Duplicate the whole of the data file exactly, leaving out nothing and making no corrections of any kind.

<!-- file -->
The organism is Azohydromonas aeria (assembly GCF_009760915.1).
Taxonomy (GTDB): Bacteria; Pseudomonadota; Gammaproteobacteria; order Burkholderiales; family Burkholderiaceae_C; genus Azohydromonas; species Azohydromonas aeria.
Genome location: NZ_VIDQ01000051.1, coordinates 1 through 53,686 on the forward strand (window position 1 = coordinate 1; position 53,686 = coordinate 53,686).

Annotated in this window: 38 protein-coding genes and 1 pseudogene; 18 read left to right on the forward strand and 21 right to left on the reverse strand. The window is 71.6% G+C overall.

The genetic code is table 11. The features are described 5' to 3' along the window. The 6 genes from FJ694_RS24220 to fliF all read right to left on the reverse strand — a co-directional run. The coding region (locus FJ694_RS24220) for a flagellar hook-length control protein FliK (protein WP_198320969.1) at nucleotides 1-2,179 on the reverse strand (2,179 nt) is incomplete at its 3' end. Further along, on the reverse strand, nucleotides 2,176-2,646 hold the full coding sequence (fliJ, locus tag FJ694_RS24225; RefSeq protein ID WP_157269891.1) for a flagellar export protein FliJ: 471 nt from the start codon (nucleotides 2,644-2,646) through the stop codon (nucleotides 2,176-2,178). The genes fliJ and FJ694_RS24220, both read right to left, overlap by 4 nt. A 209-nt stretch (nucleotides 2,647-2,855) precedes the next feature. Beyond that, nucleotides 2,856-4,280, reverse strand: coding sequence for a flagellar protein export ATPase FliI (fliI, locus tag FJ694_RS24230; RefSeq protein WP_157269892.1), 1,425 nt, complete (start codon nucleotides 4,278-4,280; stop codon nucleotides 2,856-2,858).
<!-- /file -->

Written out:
The organism is Azohydromonas aeria (assembly GCF_009760915.1).
Taxonomy (GTDB): Bacteria; Pseudomonadota; Gammaproteobacteria; order Burkholderiales; family Burkholderiaceae_C; genus Azohydromonas; species Azohydromonas aeria.
Genome location: NZ_VIDQ01000051.1, coordinates 1 through 53,686 on the forward strand (window position 1 = coordinate 1; position 53,686 = coordinate 53,686).

Annotated in this window: 38 protein-coding genes and 1 pseudogene; 18 read left to right on the forward strand and 21 right to left on the reverse strand. The window is 71.6% G+C overall.

The genetic code is table 11. The features are described 5' to 3' along the window. The 6 genes from FJ694_RS24220 to fliF all read right to left on the reverse strand — a co-directional run. The coding region (locus FJ694_RS24220) for a flagellar hook-length control protein FliK (protein WP_198320969.1) at nucleotides 1-2,179 on the reverse strand (2,179 nt) is incomplete at its 3' end. Further along, on the reverse strand, nucleotides 2,176-2,646 hold the full coding sequence (fliJ, locus tag FJ694_RS24225; RefSeq protein ID WP_157269891.1) for a flagellar export protein FliJ: 471 nt from the start codon (nucleotides 2,644-2,646) through the stop codon (nucleotides 2,176-2,178). The genes fliJ and FJ694_RS24220, both read right to left, overlap by 4 nt. A 209-nt stretch (nucleotides 2,647-2,855) precedes the next feature. Beyond that, nucleotides 2,856-4,280, reverse strand: coding sequence for a flagellar protein export ATPase FliI (fliI, locus tag FJ694_RS24230; RefSeq protein WP_157269892.1), 1,425 nt, complete (start codon nucleotides 4,278-4,280; stop codon nucleotides 2,856-2,858).